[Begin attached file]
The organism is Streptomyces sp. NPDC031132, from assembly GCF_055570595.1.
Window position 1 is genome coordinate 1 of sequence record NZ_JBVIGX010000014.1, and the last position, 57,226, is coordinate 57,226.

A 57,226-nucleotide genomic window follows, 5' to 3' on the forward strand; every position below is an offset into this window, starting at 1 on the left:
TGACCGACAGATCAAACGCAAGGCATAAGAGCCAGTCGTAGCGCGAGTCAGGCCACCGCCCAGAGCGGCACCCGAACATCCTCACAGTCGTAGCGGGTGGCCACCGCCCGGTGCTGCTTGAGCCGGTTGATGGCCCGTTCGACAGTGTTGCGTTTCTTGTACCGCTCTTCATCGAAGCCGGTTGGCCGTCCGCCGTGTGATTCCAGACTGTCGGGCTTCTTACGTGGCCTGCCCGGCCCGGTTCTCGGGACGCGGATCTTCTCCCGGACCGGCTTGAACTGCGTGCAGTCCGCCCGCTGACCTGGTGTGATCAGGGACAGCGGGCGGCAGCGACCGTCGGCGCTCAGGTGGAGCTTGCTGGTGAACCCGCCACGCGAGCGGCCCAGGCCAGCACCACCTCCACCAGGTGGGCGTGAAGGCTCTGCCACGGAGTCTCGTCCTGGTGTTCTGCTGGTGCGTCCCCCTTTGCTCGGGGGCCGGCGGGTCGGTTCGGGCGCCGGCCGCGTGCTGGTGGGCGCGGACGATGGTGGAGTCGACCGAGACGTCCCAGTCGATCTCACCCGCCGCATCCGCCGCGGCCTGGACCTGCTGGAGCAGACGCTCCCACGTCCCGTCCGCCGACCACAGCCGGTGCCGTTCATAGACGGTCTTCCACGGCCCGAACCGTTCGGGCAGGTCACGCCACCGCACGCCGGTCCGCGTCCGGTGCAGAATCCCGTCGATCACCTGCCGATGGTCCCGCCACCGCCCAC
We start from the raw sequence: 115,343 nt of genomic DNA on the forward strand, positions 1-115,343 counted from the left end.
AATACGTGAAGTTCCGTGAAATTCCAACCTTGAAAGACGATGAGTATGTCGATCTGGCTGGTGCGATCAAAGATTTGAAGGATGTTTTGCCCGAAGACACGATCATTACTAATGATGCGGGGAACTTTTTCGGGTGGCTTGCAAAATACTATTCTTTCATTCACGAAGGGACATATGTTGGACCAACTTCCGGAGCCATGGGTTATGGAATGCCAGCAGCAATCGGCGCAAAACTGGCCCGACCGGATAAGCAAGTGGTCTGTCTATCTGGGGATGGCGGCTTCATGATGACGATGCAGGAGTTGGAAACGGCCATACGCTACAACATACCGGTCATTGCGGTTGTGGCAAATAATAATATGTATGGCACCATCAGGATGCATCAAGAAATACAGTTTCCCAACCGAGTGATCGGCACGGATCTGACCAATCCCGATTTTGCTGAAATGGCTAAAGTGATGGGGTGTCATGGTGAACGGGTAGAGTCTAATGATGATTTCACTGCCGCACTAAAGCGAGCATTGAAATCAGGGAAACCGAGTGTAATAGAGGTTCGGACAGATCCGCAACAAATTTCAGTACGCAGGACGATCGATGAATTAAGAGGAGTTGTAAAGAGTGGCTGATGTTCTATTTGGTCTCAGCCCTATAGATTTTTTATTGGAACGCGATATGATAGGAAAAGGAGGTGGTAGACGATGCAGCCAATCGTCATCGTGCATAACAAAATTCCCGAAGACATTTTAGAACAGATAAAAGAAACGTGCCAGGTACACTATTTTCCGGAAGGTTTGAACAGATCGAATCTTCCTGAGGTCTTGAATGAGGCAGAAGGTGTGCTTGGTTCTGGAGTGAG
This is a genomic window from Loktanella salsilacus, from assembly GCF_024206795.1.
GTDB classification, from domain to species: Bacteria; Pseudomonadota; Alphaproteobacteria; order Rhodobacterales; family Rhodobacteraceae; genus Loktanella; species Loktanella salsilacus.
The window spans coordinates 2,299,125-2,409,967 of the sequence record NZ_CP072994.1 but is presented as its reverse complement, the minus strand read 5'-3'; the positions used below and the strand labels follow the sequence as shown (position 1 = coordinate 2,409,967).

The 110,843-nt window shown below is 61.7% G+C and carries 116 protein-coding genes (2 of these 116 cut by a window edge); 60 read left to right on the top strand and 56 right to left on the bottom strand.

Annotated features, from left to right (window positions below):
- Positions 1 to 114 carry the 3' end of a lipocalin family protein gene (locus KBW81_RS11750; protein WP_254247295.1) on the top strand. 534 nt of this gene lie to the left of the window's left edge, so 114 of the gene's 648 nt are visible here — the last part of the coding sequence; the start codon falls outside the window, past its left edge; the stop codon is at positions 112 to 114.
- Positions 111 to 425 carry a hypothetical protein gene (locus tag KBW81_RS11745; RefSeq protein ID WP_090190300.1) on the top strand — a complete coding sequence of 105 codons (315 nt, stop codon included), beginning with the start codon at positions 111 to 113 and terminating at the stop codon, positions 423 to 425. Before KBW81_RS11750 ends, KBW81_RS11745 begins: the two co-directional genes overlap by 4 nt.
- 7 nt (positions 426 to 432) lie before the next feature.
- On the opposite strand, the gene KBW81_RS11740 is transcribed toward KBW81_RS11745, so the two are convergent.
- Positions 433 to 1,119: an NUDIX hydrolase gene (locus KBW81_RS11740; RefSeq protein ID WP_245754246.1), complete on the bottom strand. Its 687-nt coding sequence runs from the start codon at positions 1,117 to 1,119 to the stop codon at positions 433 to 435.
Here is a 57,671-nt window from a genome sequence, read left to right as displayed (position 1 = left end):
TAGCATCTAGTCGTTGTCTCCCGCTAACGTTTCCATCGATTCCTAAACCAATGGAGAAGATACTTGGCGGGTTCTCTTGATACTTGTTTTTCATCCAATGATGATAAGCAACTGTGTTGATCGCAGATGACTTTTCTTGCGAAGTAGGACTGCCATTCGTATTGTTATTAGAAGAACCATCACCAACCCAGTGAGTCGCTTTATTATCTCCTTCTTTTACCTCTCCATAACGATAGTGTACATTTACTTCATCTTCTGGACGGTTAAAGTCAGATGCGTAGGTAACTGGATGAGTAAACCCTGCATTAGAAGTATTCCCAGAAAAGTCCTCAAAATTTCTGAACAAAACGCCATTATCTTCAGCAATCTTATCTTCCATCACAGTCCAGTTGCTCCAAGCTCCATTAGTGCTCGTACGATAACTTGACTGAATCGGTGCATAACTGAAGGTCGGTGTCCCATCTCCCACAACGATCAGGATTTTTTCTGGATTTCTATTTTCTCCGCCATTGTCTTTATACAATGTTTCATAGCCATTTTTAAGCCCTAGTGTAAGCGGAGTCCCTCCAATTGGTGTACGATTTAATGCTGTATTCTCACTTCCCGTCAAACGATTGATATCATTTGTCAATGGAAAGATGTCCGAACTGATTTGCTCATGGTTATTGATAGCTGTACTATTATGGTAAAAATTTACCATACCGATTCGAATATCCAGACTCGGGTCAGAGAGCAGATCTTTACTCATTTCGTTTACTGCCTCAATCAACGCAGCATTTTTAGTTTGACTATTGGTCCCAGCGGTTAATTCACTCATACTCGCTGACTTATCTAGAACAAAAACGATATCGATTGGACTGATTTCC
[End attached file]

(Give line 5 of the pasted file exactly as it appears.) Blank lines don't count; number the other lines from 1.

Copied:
We start from the raw sequence: 115,343 nt of genomic DNA on the forward strand, positions 1-115,343 counted from the left end.